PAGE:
This is a test to help diagnose and sometimes to monitor porphyrias (a group of inherited disorders involving disturbance in the metabolism of heme, a component of hemoglobin). Hemoglobin is the red part of your blood that carries oxygen. This test is sometimes done when there are symptoms that suggest an acute neurologic/psychiatric porphyria (such as abdominal pain, tingling in hands or feet, and/or confusion or hallucinations) or a cutaneous porphyria (such as reddening, blistering, or scarring on sun-exposed skin).

Porphyrin tests are assays that are used to help diagnose, and monitor a group of disorders called porphyrias. Most porphyrin tests detect and measure the by-products of heme synthesis. Heme is a part of hemoglobin (the protein inside red blood cells that allows them to transport oxygen) and a number of other proteins.

Porphyrias may be classified according to (1) the affected enzyme, (2) the part of the body where the excess porphyrins are produced (hepatic - associated with the liver or erythropoietic - associated with red blood cell production), or (3) the signs and symptoms of the disease (neurological/psychiatric, cutaneous, or both). Those porphyrias that cause neurological/psychiatric symptoms present with acute attacks that may last for days or weeks. They are associated with abdominal pain, nausea, constipation, depression, confusion, hallucinations, and seizures. Attacks may be triggered by a variety of drugs (such as anticonvulsants, antibiotics, and hormones) and environmental factors (such as dietary changes, stress, and exposure to toxic substances). The cutaneous porphyrias are associated with photosensitivity. Sunlight exposure, even through a glass window, has a toxic effect on the patient's skin. This may cause redness, swelling, and a burning sensation in some patients, while in others it leads to blistering, skin thickening, hyperpigmentation, and in some cases scarring.


  • Acute intermittent porphyria (AIP), the most common of the neurological porphyrias.

  • Variegate porphyria (VP), which includes both neurological symptoms and photosensitivity.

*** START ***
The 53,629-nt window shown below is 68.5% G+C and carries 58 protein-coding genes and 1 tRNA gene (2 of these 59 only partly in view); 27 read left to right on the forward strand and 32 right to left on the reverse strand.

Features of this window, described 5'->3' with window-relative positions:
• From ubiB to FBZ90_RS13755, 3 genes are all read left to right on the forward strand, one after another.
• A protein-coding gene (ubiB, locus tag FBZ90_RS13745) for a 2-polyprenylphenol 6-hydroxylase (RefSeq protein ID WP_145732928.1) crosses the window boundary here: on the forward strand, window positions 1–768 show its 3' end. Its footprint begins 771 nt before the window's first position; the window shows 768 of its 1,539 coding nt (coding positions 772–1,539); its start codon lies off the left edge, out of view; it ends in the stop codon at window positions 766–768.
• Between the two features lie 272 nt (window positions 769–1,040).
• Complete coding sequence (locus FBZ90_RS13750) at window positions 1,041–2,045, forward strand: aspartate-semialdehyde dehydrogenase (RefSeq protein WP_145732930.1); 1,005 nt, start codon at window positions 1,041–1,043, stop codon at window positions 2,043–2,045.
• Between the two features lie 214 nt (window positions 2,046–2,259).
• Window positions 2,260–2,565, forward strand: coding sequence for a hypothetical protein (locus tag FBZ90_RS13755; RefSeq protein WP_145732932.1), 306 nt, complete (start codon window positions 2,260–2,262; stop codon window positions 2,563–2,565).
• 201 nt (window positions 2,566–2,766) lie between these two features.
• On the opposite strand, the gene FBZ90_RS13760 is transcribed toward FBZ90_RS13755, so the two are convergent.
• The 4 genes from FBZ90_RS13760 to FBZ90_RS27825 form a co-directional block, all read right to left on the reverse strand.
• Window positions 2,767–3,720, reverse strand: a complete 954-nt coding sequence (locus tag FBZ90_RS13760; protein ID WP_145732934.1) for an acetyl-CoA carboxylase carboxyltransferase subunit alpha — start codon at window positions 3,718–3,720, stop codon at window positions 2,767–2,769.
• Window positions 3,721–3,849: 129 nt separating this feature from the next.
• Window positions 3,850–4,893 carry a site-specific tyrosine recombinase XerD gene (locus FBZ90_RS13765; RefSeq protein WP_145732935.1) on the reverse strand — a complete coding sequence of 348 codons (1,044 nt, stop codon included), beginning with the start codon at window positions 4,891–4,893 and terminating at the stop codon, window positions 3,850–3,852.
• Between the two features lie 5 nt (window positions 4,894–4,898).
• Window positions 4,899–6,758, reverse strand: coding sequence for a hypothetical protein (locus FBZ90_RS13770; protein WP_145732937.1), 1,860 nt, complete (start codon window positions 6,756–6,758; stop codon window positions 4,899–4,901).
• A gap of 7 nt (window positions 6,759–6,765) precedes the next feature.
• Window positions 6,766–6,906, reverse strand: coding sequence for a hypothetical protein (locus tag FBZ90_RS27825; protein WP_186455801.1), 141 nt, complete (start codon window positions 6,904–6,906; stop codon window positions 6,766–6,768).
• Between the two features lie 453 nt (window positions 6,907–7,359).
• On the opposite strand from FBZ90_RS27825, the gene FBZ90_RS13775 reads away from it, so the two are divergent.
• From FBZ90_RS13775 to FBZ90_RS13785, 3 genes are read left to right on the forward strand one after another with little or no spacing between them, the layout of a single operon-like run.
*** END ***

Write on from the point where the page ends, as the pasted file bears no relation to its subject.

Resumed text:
• Hereditary coproporphyria (HCP), which may present with neurological symptoms, photosensitivity, or both.


  • Porphyria cutanea tarda (PCT), the most common porphyria; unlike the other porphyrias, most cases are due to an acquired enzyme deficiency which is triggered by liver dysfunction.

  • Protoporphyria (also called erythropoietic protoporphyria), which typically begins in childhood or adolescence; sun-exposed skin turns red accompanied by burning and itching, but scarring is uncommon.

  • Congenital erythropoietic porphyria (CEP), a very rare autosomal recessive disorder; over time, extreme photosensitivity leads to extensive and severe scarring of light-exposed areas.

  • In rare cases, a patient may have two different porphyrias, or a homozygous deficiency of one enzyme that produces a more severe form of porphyria.


  • Delta-aminolevulinic acid (ALA) in urine.

  • Porphobilinogen (PBG) in urine.

  • Porphyrins in urine, feces, or blood.

  • Zinc protoporphyrin (or free erythrocyte protoporphyrin) in red blood cells.

  • Specialized laboratories may offer testing for one or more of the affected enzymes. The most commonly measured enzyme is porphobilinogen deaminase (PBG-D) in red blood cells, which tests for patients with acute intermittent porphyria. A few research laboratories offer genetic testing for specific gene mutations that cause one of the porphyrias, but this remains primarily a research tool.


  • The sample collected depends on the porphyrin tests being ordered. It may be one or more of the following:

  • A blood sample obtained by inserting a needle into a vein in the arm

  • A random or 24-hour urine collection (urine must be protected from light during collection).

  • A fresh stool sample that is not contaminated with urine or water.


Total porphyrins (mcg/24 hr):

  • Male: 8-149

  • Female: 3-78

Uroporphyrin (mcg/24 hr):

  • Male: 4-46

  • Female: 3-22

Coproporphyrin (mcg/24 hr):

  • Male: Less than 96

  • Female: Less than 60

Porphobilinogens: 0-2 mg/24 hr or 0-8.8 micromole/day (SI units)

Ranges for normal findings may vary among different laboratories and hospitals. You should always check with your doctor after having lab work or other tests done to discuss the meaning of your test results and whether your values are considered within normal limits.


Your caregiver will go over the test results with you and discuss the importance and meaning of your results, as well as treatment options and the need for additional tests if necessary.


It is your responsibility to obtain your test results. Ask the lab or department performing the test when and how you will get your results.